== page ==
Within the transportation sector, road transportation accounts for about 70% of CO2 emissions. Vehicle electrificat… https://t.co/Gi18TmP5rU
Automotive electrification and decarbonization: Shifting toward net-zero
- A 55% EU economy-wide carbon dioxide (CO2) emission reduction from the 1990 level is targeted by 2030.
- Mainland China, currently the world's leading CO2 emitting country, also pledged in 2020 to achieve carbon neutrality by 2060. As an interim target, mainland China pledged a 20% reduction from carbon peak level by 2035.
- And, in February 2021, the United States rejoined the Paris Agreement; achieving carbon net-zero by 2050 is in the Biden administration's climate plan.
The transportation sector is one major source of CO2 in economy entities, for example, about 29% in the European Union, more than one-third in the United States, and nearly 10% and climbing in mainland China. Among all transport sub-sectors, road transportation accounts for about 70% of CO2 emissions and will face significant challenges on the way toward net-zero.
To achieve carbon neutrality, each market has its unique position and regulatory pathway. Mainland China is expected to reach the CO2 emission peak between 2025 and 2030, optimistically around 2025, before the emissions start to drop. The EU market has been moving progressively on increasing stringencies of regulatory requirements, from the review of tightened 2030 fleet tailpipe target to the possibility of implementing Life Cycle Assessment (LCA) in compliance accounting. The United States is facing significant challenges, especially in the upcoming decade, to set consistent policy directions and catch up with pledged milestones.
Vehicle electrification is considered to be one of the most effective ways to reduce CO2 emissions from the transportation sector. Take EU market as an example, with more stringent CO2 standards being recently propose, battery electric vehicle (BEV) sales share is projected to be around 55% in 2030, along with a slight increase of plug-in hybrid electric vehicles (PHEVs) by 10%, to replace conventional internal combustion engine (ICE) vehicles. Currently, the legislations regulate CO2 or greenhouse gas emissions (GHGs) based on traditional tailpipe emissions directly from fuel combustion during vehicle operations. The regulatory framework gives battery electric vehicles (BEVs) credits as an incentive and considers them as zero emissions.
From the societal perspective, the debate is often that BEV operation is not emission-free as it consumes electricity, the supply of which often emits CO2. Whether BEVs are beneficial to climate or as beneficial as claimed needs holistic and systematic evaluations. LCA is a methodology developed to assess environmental impacts associated with all the phases of a product, process, or service's life cycle from cradle to grave.
A complete LCA could count emissions from raw material extraction and processing, components manufacturing, transportation and distribution, product assembly, product use, and end-of-life. Life-cycle CO2 emission assessment on vehicles, with careful handling of accounting guidelines, will provide a more objective way to quantify the influence and realistic carbon-reduction effects of electrification toward an economy-wide carbon neutrality target.
LCA accounting to be integrated into current fuel and emission regulations is under review. Aside from the possibility of tightening 2030 cars and vans CO2 target, the European Commission's 2030 Climate Target Plan and its current cars and vans emission legislation require the review of LCA integration by 2023. China Automobile Low Carbon Action Plan (CALCP) Research Report 2020 , supported by the United Nations Environment Programme, World Resource Institute, Energy Foundation, China Ministry of Economy and Environment, China Ministry of Transport, and other governmental agencies, organizations, and research institutes, has developed life-cycle-based CO2 accounting guidelines for passenger vehicles and car manufacturers to be further used in automotive industrial policy development, especially with electrification movements. LCA-based measurements will also promote integration of regulatory framework (for example, car and van CO2 targets, Renewable Energy Directive II, Emissions Trading System) and benefit from collaborative planning under the pathways toward carbon net-zero by the middle of the 21st century.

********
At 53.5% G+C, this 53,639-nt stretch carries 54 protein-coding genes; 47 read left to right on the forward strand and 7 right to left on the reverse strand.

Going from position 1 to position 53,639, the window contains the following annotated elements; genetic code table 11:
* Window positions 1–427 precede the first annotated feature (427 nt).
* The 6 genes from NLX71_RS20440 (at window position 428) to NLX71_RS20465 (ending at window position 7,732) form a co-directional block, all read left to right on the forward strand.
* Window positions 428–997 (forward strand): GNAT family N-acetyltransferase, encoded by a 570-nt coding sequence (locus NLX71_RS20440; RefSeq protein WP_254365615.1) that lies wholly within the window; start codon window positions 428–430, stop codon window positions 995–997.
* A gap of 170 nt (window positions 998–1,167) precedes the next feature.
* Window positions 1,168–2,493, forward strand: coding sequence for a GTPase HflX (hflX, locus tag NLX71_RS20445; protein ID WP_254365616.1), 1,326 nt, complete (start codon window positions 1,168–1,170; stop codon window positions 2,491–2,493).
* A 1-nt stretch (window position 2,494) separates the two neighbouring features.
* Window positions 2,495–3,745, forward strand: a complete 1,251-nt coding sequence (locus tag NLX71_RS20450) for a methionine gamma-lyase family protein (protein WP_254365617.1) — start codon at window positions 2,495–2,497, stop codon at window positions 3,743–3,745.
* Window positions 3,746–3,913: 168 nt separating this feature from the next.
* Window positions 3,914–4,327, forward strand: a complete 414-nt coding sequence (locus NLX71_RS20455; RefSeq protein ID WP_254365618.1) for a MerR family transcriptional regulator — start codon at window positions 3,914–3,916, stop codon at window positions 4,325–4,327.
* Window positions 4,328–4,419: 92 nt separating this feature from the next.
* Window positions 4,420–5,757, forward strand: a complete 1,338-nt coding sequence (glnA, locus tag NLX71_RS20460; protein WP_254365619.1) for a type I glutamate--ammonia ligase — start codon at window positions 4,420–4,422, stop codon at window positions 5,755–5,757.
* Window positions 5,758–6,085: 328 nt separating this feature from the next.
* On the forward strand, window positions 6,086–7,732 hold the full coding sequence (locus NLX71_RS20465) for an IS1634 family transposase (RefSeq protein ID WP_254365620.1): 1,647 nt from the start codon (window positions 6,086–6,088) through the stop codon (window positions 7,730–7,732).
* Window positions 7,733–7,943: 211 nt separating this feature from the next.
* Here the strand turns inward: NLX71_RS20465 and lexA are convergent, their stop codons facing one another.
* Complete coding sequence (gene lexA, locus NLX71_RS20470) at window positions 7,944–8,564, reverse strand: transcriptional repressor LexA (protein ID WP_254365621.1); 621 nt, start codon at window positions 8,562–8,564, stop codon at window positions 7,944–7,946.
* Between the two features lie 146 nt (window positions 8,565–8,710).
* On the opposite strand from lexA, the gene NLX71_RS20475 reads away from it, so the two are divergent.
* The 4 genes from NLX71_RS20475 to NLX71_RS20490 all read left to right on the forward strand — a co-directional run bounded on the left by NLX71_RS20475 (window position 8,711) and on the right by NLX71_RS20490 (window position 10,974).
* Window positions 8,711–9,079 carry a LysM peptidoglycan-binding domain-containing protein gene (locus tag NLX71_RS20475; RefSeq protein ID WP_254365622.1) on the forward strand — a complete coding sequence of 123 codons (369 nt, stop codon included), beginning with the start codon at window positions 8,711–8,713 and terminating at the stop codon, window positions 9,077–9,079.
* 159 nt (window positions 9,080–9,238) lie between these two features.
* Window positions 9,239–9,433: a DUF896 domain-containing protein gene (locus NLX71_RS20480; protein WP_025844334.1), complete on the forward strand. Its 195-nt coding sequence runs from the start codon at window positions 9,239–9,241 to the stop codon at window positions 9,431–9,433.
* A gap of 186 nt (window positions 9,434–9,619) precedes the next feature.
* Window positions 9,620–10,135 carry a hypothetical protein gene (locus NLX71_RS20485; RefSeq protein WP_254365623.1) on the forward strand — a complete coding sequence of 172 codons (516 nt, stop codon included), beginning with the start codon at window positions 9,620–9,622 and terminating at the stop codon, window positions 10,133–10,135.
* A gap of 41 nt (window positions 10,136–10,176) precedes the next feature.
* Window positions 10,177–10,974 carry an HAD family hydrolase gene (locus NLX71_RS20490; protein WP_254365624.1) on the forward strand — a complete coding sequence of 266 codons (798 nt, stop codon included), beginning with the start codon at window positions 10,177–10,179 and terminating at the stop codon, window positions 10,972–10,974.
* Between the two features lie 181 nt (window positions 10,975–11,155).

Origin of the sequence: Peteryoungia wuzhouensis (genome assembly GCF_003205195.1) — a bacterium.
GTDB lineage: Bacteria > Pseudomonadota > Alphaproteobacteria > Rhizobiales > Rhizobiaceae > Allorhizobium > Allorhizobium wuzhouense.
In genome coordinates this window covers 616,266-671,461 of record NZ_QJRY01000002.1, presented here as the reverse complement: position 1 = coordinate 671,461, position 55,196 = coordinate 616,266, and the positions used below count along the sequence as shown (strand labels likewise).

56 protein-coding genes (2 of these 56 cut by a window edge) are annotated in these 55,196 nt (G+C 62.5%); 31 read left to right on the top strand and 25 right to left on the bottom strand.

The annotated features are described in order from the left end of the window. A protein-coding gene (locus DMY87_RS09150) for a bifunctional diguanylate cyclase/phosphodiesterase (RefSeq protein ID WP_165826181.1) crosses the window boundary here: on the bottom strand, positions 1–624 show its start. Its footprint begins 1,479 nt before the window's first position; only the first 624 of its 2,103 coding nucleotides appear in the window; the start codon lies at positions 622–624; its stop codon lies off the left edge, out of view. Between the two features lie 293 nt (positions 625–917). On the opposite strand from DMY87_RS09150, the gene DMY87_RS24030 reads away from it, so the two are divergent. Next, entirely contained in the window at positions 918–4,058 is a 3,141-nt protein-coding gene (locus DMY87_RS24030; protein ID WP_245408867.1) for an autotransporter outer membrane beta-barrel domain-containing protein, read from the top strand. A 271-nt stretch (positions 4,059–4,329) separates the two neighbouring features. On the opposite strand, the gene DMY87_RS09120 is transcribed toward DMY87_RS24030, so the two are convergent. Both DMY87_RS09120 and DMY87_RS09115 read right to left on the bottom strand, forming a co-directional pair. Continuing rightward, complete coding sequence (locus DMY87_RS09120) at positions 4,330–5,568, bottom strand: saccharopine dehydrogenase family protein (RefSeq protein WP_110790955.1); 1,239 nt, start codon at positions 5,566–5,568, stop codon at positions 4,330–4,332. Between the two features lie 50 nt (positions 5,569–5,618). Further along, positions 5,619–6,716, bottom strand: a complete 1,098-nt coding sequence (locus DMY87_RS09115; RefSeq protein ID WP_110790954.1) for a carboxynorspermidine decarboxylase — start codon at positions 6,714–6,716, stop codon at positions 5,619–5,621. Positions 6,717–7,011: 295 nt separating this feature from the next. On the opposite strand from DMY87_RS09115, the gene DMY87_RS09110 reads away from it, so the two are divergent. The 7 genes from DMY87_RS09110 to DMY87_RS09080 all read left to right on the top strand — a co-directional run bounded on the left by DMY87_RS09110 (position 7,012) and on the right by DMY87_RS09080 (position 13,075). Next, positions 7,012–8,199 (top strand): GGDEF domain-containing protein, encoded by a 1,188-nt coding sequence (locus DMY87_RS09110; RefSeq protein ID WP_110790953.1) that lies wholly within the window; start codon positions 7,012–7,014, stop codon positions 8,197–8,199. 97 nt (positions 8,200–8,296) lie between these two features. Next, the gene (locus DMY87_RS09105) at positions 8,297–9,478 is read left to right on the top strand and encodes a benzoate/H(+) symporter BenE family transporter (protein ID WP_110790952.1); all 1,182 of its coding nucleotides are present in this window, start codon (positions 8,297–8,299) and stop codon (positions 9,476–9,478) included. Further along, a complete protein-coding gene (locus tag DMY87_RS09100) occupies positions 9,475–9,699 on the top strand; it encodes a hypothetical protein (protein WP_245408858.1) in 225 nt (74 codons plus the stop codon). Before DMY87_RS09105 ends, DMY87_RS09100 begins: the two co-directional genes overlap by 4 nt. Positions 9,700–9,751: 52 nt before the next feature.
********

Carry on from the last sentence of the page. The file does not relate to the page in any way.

Our Automotive Electrification and Decarbonization whitepaper provides a life-cycle perspective for on-road transport electrification and decarbonization, including:
- An integrated way to evaluate vehicle electrification toward carbon neutrality
- Car manufacturers commitment to science-based targets initiative to reduce scope 1, 2, 3, CO2 emissions
- In-depth data recources to lead life-cycle accounting in the automotive sector
- What the realistic CO2 savings are from passenger vehicle electrification
- Life-cycle baed CO2 emisssions reduction based on the cleanness of electricity grid
- Ability for car manufacturers to achieve decarbonization targets
- Well-designed economy-wide LCA guidelines key to promoting feasible and efficient CO2 reductions under Europe's integrated 'Fit for 55' climate package
- Fuel for Thought: Automotive Electrification and Decarbonization - Shifting gears towards Net-Zero
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- EV Charging Infrastructure Report and Forecast
- Updated Analysis on the EU Green Deal
- Powertrain market analysis for revised EU fleet emissions scenarios
- Impact of supplier issues on the North American truck production
- The Chip Dip: Latest Global Impact of Supply Chain Constraints
- US Hybrids Outperform Electric Vehicles in April
July’s Newsletter: Road transport contributes 70-80% of CO2 emissions. Major markets will face challenges to meet t… https://t.co/YiN5tGxVi4